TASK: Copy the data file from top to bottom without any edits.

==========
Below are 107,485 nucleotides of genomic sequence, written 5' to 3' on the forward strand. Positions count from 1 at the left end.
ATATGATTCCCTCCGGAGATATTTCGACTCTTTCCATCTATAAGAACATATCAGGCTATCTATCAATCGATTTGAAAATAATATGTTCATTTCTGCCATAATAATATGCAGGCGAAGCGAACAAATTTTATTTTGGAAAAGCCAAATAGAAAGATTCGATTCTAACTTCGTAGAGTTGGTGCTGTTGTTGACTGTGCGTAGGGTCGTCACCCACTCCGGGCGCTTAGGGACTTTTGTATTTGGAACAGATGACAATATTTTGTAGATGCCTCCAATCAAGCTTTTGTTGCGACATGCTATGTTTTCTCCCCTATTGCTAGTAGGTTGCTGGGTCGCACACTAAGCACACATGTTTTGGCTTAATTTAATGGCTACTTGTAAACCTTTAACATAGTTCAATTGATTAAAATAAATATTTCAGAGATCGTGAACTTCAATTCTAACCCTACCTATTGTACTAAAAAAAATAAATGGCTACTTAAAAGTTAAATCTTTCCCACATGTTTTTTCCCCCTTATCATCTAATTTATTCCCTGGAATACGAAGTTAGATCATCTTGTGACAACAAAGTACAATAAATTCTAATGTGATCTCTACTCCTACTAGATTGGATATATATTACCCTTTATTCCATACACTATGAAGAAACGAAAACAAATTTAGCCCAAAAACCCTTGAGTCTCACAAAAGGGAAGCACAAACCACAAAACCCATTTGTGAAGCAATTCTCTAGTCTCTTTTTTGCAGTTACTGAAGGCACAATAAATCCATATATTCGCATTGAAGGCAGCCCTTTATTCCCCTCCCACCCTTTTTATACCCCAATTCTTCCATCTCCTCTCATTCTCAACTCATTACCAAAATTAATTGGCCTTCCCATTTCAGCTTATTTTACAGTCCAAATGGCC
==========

Below are 107,485 nucleotides of genomic sequence, written 5' to 3' on the forward strand. Positions count from 1 at the left end.
ATATGATTCCCTCCGGAGATATTTCGACTCTTTCCATCTATAAGAACATATCAGGCTATCTATCAATCGATTTGAAAATAATATGTTCATTTCTGCCATAATAATATGCAGGCGAAGCGAACAAATTTTATTTTGGAAAAGCCAAATAGAAAGATTCGATTCTAACTTCGTAGAGTTGGTGCTGTTGTTGACTGTGCGTAGGGTCGTCACCCACTCCGGGCGCTTAGGGACTTTTGTATTTGGAACAGATGACAATATTTTGTAGATGCCTCCAATCAAGCTTTTGTTGCGACATGCTATGTTTTCTCCCCTATTGCTAGTAGGTTGCTGGGTCGCACACTAAGCACACATGTTTTGGCTTAATTTAATGGCTACTTGTAAACCTTTAACATAGTTCAATTGATTAAAATAAATATTTCAGAGATCGTGAACTTCAATTCTAACCCTACCTATTGTACTAAAAAAAATAAATGGCTACTTAAAAGTTAAATCTTTCCCACATGTTTTTTCCCCCTTATCATCTAATTTATTCCCTGGAATACGAAGTTAGATCATCTTGTGACAACAAAGTACAATAAATTCTAATGTGATCTCTACTCCTACTAGATTGGATATATATTACCCTTTATTCCATACACTATGAAGAAACGAAAACAAATTTAGCCCAAAAACCCTTGAGTCTCACAAAAGGGAAGCACAAACCACAAAACCCATTTGTGAAGCAATTCTCTAGTCTCTTTTTTGCAGTTACTGAAGGCACAATAAATCCATATATTCGCATTGAAGGCAGCCCTTTATTCCCCTCCCACCCTTTTTATACCCCAATTCTTCCATCTCCTCTCATTCTCAACTCATTACCAAAATTAATTGGCCTTCCCATTTCAGCTTATTTTACAGTCCAAATGGCC